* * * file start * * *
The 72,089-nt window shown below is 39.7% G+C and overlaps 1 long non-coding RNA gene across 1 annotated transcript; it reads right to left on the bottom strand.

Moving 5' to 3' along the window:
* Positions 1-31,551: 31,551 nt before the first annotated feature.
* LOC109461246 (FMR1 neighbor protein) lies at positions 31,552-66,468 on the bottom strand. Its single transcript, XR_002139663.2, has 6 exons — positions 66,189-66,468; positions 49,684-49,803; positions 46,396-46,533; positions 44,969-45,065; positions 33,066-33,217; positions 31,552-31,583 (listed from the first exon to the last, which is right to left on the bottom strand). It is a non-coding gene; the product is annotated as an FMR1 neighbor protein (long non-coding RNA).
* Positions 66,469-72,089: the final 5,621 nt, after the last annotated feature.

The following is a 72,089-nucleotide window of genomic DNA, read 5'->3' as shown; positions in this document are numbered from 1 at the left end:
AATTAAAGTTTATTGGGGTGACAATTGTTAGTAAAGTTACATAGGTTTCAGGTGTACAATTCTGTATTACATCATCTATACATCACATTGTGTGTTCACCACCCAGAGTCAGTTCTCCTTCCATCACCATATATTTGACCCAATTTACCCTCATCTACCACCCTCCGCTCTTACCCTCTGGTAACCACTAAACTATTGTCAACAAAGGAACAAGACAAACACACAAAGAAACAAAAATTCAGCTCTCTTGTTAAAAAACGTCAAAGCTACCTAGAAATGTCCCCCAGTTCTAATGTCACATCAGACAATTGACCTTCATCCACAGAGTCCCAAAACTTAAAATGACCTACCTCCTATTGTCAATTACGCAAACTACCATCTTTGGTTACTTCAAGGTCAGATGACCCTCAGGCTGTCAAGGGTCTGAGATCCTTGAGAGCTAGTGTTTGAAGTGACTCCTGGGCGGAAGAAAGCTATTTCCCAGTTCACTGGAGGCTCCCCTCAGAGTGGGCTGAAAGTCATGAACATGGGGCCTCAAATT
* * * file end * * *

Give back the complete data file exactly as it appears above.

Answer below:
The 72,089-nt window shown below is 39.7% G+C and overlaps 1 long non-coding RNA gene across 1 annotated transcript; it reads right to left on the bottom strand.

Moving 5' to 3' along the window:
* Positions 1-31,551: 31,551 nt before the first annotated feature.
* LOC109461246 (FMR1 neighbor protein) lies at positions 31,552-66,468 on the bottom strand. Its single transcript, XR_002139663.2, has 6 exons — positions 66,189-66,468; positions 49,684-49,803; positions 46,396-46,533; positions 44,969-45,065; positions 33,066-33,217; positions 31,552-31,583 (listed from the first exon to the last, which is right to left on the bottom strand). It is a non-coding gene; the product is annotated as an FMR1 neighbor protein (long non-coding RNA).
* Positions 66,469-72,089: the final 5,621 nt, after the last annotated feature.

The following is a 72,089-nucleotide window of genomic DNA, read 5'->3' as shown; positions in this document are numbered from 1 at the left end:
AATTAAAGTTTATTGGGGTGACAATTGTTAGTAAAGTTACATAGGTTTCAGGTGTACAATTCTGTATTACATCATCTATACATCACATTGTGTGTTCACCACCCAGAGTCAGTTCTCCTTCCATCACCATATATTTGACCCAATTTACCCTCATCTACCACCCTCCGCTCTTACCCTCTGGTAACCACTAAACTATTGTCAACAAAGGAACAAGACAAACACACAAAGAAACAAAAATTCAGCTCTCTTGTTAAAAAACGTCAAAGCTACCTAGAAATGTCCCCCAGTTCTAATGTCACATCAGACAATTGACCTTCATCCACAGAGTCCCAAAACTTAAAATGACCTACCTCCTATTGTCAATTACGCAAACTACCATCTTTGGTTACTTCAAGGTCAGATGACCCTCAGGCTGTCAAGGGTCTGAGATCCTTGAGAGCTAGTGTTTGAAGTGACTCCTGGGCGGAAGAAAGCTATTTCCCAGTTCACTGGAGGCTCCCCTCAGAGTGGGCTGAAAGTCATGAACATGGGGCCTCAAATT